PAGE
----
(Above photo shows my two original directions for the table.)
A Black Walnut tree grew on my grandparents' farm in Mishawaka, Indiana before I was born. Eventually it needed to come down and it was sawed into planks. My parents moved from Indiana to Georgia a few years later and brought some of the Walnut with them, and soon after I was born. Twenty seven years later, I wanted a prettier, sturdier dining table and I knew exactly what wood to use for the top. I made a few iterations in Google Sketchup (my favorite CAD program for the price!) and figured out how much Walnut I needed. My dad bundled and shipped the Walnut to me. I had a local woodworker
glue up, clamp, and plane the table top for me. I ordered the aprons and
legs from Tablelegs.com, which will custom make any turned leg imaginable. Then I assembled the base, slapped on some yellow paint, and attached the top.
(The above image shows that my final design turned out to be very accurate compared to the finished table.)
Some friends of mine were skeptical of the farmhouse look of the table with my (knock-off) Eames wire chairs, since the two styles are so different. But, I designed the table as a compliment for the chairs. I love the chunky, turned leg with the clean eiffel tower base. I painted the legs and aprons the yellow color because I thought it brought the table out of traditional farmhouse territory to somewhere more funky and unexpected. We've been using the table for almost two months now, and I really love it.
In September, I attended Squam Art Camp near Manchester, New Hampshire. I took a "Simple Screenprinting" class, which was sort of a low-tech, kitchen table sort of screenprinting class, and a mixed media painting class. I didn't really go with the intention to learn new skills, since I've screenprinted and painted quite a bit. I mostly went because the idea of just working on art for days at a time sounded excellent, and to find some new inspiration. The first 6 photos are from Simple Screenprinting class, and the first 5 were all taken by my classmate Meegan Zimmerman. These are all designs I worked on in class.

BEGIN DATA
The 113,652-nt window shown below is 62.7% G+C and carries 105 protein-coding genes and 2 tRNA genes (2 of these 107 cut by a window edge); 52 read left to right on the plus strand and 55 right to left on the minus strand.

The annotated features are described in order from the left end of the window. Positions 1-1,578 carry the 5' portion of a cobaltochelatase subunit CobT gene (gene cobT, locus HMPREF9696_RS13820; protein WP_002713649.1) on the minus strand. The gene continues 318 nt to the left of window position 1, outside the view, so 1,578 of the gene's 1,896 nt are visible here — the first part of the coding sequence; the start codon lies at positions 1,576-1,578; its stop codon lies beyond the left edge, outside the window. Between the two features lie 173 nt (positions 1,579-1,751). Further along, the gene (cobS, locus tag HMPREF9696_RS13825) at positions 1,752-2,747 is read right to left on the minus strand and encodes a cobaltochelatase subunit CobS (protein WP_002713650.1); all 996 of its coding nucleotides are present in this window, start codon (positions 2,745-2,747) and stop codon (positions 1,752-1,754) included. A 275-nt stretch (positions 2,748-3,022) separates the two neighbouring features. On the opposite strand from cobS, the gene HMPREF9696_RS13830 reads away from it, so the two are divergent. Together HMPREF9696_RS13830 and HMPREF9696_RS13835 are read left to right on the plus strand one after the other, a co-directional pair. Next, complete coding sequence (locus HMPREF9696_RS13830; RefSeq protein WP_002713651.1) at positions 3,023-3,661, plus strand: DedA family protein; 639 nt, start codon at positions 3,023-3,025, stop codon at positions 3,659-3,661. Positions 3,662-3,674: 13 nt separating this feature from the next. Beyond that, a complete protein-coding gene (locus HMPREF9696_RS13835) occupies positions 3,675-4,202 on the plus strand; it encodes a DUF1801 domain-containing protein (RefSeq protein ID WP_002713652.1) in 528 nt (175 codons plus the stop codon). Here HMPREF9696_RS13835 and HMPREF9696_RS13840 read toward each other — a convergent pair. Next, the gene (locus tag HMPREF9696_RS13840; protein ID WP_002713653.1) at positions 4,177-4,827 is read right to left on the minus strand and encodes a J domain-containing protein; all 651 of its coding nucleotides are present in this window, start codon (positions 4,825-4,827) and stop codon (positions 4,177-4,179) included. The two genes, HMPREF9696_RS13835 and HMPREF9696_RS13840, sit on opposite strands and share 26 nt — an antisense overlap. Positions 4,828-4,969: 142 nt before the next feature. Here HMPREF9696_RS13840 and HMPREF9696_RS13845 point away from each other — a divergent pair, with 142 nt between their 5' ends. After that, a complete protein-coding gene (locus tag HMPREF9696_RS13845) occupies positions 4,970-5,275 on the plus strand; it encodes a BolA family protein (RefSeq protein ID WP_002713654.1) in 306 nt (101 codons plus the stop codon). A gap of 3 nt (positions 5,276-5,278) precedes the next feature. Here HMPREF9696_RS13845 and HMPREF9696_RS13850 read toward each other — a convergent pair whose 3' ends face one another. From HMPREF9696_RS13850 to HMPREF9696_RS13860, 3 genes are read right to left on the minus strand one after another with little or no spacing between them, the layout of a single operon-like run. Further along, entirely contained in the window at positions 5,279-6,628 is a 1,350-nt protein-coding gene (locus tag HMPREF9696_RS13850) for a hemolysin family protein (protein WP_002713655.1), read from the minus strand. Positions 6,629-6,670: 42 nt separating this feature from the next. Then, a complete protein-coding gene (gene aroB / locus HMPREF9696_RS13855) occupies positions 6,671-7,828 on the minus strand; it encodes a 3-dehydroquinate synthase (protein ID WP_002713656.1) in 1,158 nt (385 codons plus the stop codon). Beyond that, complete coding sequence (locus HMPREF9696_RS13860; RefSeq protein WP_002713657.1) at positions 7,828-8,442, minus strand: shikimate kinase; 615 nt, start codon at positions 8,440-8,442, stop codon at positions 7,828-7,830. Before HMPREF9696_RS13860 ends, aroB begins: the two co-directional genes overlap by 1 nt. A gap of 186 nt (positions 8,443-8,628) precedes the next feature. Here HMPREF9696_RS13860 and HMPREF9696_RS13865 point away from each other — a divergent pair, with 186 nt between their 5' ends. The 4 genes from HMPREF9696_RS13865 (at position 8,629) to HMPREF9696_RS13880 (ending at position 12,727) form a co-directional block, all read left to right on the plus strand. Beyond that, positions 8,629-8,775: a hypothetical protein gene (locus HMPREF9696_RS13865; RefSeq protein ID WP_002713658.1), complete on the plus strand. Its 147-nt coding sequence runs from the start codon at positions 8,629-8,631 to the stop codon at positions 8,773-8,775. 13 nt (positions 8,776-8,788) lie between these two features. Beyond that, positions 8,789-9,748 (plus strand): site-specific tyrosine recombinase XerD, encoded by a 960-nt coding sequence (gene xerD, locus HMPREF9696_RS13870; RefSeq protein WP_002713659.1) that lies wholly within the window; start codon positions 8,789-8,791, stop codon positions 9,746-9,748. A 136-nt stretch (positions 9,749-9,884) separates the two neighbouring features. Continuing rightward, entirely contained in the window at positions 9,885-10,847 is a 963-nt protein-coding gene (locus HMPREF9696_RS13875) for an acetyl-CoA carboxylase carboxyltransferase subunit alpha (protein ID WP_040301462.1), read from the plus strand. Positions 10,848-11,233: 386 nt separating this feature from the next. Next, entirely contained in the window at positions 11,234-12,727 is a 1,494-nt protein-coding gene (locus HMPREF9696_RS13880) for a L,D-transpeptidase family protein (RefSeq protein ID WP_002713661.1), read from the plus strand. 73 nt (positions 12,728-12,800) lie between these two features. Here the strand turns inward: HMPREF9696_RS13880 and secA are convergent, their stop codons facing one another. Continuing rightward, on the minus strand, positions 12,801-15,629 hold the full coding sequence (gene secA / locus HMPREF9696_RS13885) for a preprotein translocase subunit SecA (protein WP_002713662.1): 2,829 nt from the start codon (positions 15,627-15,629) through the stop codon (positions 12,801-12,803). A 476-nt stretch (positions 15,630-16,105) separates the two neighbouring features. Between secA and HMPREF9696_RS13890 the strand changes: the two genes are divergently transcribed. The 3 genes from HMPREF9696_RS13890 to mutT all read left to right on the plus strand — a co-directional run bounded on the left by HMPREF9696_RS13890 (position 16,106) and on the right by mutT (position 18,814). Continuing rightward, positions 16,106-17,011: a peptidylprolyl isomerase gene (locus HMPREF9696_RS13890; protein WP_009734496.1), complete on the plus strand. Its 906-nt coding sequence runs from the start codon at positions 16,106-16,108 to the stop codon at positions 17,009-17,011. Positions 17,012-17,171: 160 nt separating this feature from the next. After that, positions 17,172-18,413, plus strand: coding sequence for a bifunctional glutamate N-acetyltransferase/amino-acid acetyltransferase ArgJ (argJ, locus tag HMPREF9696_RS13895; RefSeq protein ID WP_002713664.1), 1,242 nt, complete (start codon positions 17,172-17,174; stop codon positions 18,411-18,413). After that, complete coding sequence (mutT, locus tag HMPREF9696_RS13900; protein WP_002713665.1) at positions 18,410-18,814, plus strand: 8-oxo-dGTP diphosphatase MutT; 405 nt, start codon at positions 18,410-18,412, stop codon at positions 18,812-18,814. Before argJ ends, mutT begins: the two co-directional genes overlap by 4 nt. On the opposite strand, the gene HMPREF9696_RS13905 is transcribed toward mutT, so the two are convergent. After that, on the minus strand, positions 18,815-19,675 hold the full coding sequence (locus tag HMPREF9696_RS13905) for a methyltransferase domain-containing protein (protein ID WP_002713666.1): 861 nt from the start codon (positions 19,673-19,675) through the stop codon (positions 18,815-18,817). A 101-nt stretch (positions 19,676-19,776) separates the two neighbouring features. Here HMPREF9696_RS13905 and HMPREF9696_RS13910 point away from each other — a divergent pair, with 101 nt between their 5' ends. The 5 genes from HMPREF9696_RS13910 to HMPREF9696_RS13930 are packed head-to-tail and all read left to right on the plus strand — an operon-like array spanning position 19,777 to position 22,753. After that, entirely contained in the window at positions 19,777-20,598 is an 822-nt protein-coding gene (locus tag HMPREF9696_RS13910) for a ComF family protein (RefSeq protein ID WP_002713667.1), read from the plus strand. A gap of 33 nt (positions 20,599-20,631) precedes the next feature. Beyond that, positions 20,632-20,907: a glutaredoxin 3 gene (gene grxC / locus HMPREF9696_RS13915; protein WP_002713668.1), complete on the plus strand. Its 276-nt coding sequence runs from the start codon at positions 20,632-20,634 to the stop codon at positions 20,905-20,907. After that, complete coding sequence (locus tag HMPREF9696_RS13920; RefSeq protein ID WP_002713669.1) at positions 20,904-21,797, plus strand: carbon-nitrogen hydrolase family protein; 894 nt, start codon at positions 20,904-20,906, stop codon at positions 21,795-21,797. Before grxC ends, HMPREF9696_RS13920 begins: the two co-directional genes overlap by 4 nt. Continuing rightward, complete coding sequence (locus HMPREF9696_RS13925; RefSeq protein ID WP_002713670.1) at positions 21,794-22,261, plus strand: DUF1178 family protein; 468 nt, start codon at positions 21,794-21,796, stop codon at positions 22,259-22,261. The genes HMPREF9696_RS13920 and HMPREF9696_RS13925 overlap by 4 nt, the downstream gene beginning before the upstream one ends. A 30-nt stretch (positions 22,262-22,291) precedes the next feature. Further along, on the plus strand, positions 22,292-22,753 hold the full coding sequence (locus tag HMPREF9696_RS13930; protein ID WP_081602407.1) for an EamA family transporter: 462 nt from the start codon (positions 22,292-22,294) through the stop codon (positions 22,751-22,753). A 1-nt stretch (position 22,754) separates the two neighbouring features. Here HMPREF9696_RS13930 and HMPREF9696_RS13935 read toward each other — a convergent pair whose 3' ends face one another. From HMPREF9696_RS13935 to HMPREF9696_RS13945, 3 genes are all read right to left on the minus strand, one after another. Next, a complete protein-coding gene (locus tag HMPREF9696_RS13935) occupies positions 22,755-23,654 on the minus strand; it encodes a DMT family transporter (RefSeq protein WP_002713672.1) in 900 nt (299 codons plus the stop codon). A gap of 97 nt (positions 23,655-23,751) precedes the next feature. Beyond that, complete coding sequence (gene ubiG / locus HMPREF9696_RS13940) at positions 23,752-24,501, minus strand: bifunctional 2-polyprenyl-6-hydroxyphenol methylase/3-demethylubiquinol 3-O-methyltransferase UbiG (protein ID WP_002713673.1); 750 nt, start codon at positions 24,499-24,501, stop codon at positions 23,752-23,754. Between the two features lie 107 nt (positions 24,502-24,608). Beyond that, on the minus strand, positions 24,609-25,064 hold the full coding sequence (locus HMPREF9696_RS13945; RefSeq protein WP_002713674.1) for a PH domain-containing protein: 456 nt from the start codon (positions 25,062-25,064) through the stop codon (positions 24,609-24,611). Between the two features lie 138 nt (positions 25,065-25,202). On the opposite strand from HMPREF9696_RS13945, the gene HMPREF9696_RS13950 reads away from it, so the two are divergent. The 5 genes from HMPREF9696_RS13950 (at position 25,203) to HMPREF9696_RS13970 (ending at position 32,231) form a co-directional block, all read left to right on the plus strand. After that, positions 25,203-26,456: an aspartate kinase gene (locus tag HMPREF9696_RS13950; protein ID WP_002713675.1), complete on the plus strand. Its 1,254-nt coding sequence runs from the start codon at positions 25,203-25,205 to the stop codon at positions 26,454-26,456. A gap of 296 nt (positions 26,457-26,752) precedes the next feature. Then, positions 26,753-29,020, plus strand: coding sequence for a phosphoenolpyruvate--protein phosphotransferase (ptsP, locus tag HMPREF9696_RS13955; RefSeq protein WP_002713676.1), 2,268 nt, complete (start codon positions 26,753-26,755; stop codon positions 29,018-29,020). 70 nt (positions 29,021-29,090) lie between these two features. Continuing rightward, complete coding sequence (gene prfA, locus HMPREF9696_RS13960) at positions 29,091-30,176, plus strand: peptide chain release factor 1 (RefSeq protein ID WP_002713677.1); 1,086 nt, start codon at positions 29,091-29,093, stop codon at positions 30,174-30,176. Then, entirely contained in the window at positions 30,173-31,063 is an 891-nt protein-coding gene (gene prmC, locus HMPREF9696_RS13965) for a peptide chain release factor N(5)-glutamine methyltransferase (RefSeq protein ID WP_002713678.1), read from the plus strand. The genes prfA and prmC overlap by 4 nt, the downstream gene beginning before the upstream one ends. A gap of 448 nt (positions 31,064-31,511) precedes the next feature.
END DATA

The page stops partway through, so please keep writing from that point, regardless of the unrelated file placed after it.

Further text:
As with any art/design project I work on, I am nothing if not prolific. I produced yards and yards of printed fabric in just a few hours. I'm now working on zippered pouches made from this fabric.
Below are photos from "C'mon, Let's Play", the mixed media painting class I took.
The above painting began with me spending 2 minutes with it, then it got passed around the class and everyone spent 2 minutes adding something to it. When it returned to me, I spent probably 45 minutes editing it. The process was pretty interesting, and the result is drastically different than my original intention.
Another new print! This one is called "Spark!". The above photo is my carved piece of linoleum.
The above print is my "test print" that I made to see how things were looking.
I printed a turquoise circle first, then printed my main print on top.. for some added "spark". I really like the big frame around the image. I will definitely have to do more frame prints in the future.
Roar! This is my newest linocut print. I really like how this turned out.
I've been trying to encorporate more "randomness" into my prints lately. My first few prints were totally random, because I was just figuring out how different carvings would actually print. I guess I was more concerned with testing things out than I was with the composition. Then, all I thought about was the composition/story the print was telling and I left like the prints were missing some "random". Anyway, here is a shot at random, or random animals at least.
I was going to carve a new piece of linoleum for the "roar!" area, but then realized that I could reuse my chevron pattern I had previously carved. I really like how it works with this.
Black and white ink on colored paper... I just can't help myself!